Looking after each other’s sexual health is the key to a respectful, exciting and intimate sexual relationship. It’s not a one man-job, it takes two (or more) to keep sexual health top of mind.

Don’t assume he’ll be comfortable not using a condom or that you can immediately stop using PrEP. Have an open and honest conversation about what works for you and hear him out on what he’s comfortable with. If either of you are living with HIV and aren’t sure how PrEP fits in, we’ve got you covered.

If he tells you he’s HIV positive, remember that living with HIV isn’t a barrier to a meaningful and healthy relationship. Maintaining an undetectable viral load prevents HIV transmission even when condoms aren’t being used.

If you’re not yet sexually exclusive, test regularly for HIV and STIs to protect each other and everyone else involved. Use PrEP to protect against HIV, and keep condoms in the mix to reduce the risk of other STIs such as chlamydia, syphilis and gonorrhea.

5. Talk about yourself, A LOT

It’s normal for there to be dates where one guy talks more than the other. Everyone experiences fatigue or might have less to say on a particular occasion. The flow of conversation should, however, generally be balanced. You need to feel like you’re able to talk about what’s going on with you, and so does he.

Avoid dominating the conversation. Ask about him and his interests if he’s a little shy and holding out on you. It will tell him you’re available to listen as much as you are to speak. It also shows you’re empathetic, and that’s a quality the world could use so much more of. Learn more about how you can become a more empathic listener.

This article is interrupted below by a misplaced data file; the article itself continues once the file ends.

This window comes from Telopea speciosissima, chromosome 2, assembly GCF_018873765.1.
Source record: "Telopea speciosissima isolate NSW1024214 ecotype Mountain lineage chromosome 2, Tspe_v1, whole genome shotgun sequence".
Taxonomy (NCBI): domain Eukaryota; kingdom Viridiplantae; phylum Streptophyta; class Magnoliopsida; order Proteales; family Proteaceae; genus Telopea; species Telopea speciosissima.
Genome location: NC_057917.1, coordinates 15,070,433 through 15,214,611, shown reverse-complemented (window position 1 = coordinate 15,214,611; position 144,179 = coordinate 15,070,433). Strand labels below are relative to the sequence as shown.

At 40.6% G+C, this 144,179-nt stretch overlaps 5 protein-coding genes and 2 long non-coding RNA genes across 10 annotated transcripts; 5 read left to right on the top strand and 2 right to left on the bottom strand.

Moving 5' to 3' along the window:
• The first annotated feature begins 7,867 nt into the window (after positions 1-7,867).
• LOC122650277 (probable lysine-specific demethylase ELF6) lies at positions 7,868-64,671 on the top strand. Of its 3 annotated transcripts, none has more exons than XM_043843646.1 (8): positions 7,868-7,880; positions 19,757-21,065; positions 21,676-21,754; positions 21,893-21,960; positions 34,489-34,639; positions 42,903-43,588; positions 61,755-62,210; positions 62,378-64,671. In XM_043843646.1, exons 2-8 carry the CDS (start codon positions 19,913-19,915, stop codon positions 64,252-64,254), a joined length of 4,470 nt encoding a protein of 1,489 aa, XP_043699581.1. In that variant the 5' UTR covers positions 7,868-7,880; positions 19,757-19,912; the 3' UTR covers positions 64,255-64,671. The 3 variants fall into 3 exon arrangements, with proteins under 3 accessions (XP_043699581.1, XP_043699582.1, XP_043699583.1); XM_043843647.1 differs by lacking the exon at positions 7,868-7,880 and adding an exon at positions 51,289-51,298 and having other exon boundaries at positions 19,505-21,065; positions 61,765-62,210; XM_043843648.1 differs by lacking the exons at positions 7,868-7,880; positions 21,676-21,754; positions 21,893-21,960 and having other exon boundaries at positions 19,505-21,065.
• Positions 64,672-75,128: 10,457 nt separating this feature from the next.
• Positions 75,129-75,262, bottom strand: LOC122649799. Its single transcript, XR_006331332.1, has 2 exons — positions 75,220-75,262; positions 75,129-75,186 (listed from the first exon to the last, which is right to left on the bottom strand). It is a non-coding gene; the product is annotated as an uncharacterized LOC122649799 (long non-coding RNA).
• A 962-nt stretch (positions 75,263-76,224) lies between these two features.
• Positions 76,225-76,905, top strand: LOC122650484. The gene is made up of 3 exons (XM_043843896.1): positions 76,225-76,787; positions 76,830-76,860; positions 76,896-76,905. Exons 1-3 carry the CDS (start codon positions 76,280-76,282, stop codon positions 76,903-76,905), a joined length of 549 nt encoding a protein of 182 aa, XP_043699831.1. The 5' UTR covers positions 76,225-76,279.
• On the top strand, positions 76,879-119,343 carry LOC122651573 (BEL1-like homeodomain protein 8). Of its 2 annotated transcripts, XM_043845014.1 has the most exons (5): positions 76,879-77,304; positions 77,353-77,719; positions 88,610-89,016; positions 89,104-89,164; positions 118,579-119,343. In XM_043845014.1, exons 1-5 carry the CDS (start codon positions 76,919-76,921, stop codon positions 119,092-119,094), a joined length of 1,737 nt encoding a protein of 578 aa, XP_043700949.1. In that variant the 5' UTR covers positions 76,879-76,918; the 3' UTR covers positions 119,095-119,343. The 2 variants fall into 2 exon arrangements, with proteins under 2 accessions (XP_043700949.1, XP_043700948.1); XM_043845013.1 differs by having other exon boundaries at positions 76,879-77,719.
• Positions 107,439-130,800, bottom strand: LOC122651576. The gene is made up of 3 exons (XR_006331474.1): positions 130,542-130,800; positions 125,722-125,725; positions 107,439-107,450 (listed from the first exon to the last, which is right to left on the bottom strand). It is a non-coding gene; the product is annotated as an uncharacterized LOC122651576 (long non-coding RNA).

Equally, you don’t want to hold out on him either. Avoiding talking about yourself by relentlessly probing him may give the impression you’re afraid to be vulnerable. Remember, vulnerability is core to forging a lasting and meaningful connection.

young happy man points to himself excitedly

6. Have an overly negative attitude / Be a ‘Karen’

An overly negative attitude can be a major turn off. Don’t get this confused with having a bad day or going through a rough patch. Notice how you interact with wait staff and cashiers. Is it different to how your date interacts with them? More broadly, how do you react when you don’t get your way, or things don’t work out as planned? No one wants a Karen for a date!

If you’re feeling down, don’t be afraid to discuss it with your date. He may appreciate the heads-up, as we can all overreact when the emotions run high. If he acknowledges you were brave enough to be vulnerable, he could be a keeper. As Brené Brown says: “Sometimes the bravest and most important thing you can do is just show up.

Don’t be afraid to seek out help if you’ve been feeling like things aren’t quite right lately. There’s a range of LGBTQ-specific counselling services and peer workshops available across Australia. You can find a list of them here.

7. Be needy

Be careful of coming on too strong and appearing needy. Don’t stalk his social media or constantly ask him where he is. If he doesn’t reply to your text message he’s probably busy. If you’re messaging during his standard work hours, chances are he’s working. There’s no need to panic.

This doesn’t mean you should be aloof and play hard to get. Mind games are toxic in a potential relationship. Be respectful of his boundaries and mindful of the pace at which your relationship is progressing naturally.

So, get out there! Dating can be lots of fun, so be sure to enjoy yourself in the process. And if you feel like you’re not meeting decent guys, maybe it’s time for some tough love.